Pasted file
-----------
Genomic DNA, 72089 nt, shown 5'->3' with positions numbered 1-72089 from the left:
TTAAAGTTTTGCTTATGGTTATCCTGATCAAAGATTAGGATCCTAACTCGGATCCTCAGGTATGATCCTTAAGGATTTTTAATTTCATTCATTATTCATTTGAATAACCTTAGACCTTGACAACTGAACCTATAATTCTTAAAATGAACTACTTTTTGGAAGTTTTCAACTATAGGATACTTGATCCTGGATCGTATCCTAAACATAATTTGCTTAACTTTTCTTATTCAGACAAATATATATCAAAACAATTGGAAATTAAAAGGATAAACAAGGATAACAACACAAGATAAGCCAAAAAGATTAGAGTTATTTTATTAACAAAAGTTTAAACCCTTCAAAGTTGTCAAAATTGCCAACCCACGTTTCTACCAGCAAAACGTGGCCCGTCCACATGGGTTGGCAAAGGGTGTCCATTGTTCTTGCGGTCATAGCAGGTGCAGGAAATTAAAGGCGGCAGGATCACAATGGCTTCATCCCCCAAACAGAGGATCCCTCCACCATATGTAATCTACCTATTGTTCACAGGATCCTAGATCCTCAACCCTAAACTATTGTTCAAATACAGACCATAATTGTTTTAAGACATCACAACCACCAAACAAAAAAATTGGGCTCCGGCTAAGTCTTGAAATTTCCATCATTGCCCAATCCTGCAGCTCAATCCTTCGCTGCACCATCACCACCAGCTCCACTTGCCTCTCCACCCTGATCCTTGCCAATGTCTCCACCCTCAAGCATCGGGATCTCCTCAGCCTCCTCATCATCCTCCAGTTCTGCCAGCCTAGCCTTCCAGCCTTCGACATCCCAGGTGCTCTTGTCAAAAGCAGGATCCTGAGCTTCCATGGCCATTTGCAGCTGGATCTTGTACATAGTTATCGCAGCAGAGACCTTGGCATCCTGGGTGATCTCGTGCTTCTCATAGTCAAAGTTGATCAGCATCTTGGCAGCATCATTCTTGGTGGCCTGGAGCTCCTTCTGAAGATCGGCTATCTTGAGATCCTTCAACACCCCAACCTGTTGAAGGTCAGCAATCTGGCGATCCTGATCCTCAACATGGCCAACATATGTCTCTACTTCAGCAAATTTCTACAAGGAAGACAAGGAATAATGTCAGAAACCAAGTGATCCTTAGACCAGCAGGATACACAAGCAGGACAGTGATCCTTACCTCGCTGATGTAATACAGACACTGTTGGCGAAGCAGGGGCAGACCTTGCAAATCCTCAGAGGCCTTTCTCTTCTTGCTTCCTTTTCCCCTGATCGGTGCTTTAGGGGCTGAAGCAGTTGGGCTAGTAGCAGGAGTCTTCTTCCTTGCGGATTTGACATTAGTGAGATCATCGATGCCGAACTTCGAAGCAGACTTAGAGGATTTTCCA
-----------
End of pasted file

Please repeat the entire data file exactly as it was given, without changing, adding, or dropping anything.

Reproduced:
Genomic DNA, 72089 nt, shown 5'->3' with positions numbered 1-72089 from the left:
TTAAAGTTTTGCTTATGGTTATCCTGATCAAAGATTAGGATCCTAACTCGGATCCTCAGGTATGATCCTTAAGGATTTTTAATTTCATTCATTATTCATTTGAATAACCTTAGACCTTGACAACTGAACCTATAATTCTTAAAATGAACTACTTTTTGGAAGTTTTCAACTATAGGATACTTGATCCTGGATCGTATCCTAAACATAATTTGCTTAACTTTTCTTATTCAGACAAATATATATCAAAACAATTGGAAATTAAAAGGATAAACAAGGATAACAACACAAGATAAGCCAAAAAGATTAGAGTTATTTTATTAACAAAAGTTTAAACCCTTCAAAGTTGTCAAAATTGCCAACCCACGTTTCTACCAGCAAAACGTGGCCCGTCCACATGGGTTGGCAAAGGGTGTCCATTGTTCTTGCGGTCATAGCAGGTGCAGGAAATTAAAGGCGGCAGGATCACAATGGCTTCATCCCCCAAACAGAGGATCCCTCCACCATATGTAATCTACCTATTGTTCACAGGATCCTAGATCCTCAACCCTAAACTATTGTTCAAATACAGACCATAATTGTTTTAAGACATCACAACCACCAAACAAAAAAATTGGGCTCCGGCTAAGTCTTGAAATTTCCATCATTGCCCAATCCTGCAGCTCAATCCTTCGCTGCACCATCACCACCAGCTCCACTTGCCTCTCCACCCTGATCCTTGCCAATGTCTCCACCCTCAAGCATCGGGATCTCCTCAGCCTCCTCATCATCCTCCAGTTCTGCCAGCCTAGCCTTCCAGCCTTCGACATCCCAGGTGCTCTTGTCAAAAGCAGGATCCTGAGCTTCCATGGCCATTTGCAGCTGGATCTTGTACATAGTTATCGCAGCAGAGACCTTGGCATCCTGGGTGATCTCGTGCTTCTCATAGTCAAAGTTGATCAGCATCTTGGCAGCATCATTCTTGGTGGCCTGGAGCTCCTTCTGAAGATCGGCTATCTTGAGATCCTTCAACACCCCAACCTGTTGAAGGTCAGCAATCTGGCGATCCTGATCCTCAACATGGCCAACATATGTCTCTACTTCAGCAAATTTCTACAAGGAAGACAAGGAATAATGTCAGAAACCAAGTGATCCTTAGACCAGCAGGATACACAAGCAGGACAGTGATCCTTACCTCGCTGATGTAATACAGACACTGTTGGCGAAGCAGGGGCAGACCTTGCAAATCCTCAGAGGCCTTTCTCTTCTTGCTTCCTTTTCCCCTGATCGGTGCTTTAGGGGCTGAAGCAGTTGGGCTAGTAGCAGGAGTCTTCTTCCTTGCGGATTTGACATTAGTGAGATCATCGATGCCGAACTTCGAAGCAGACTTAGAGGATTTTCCA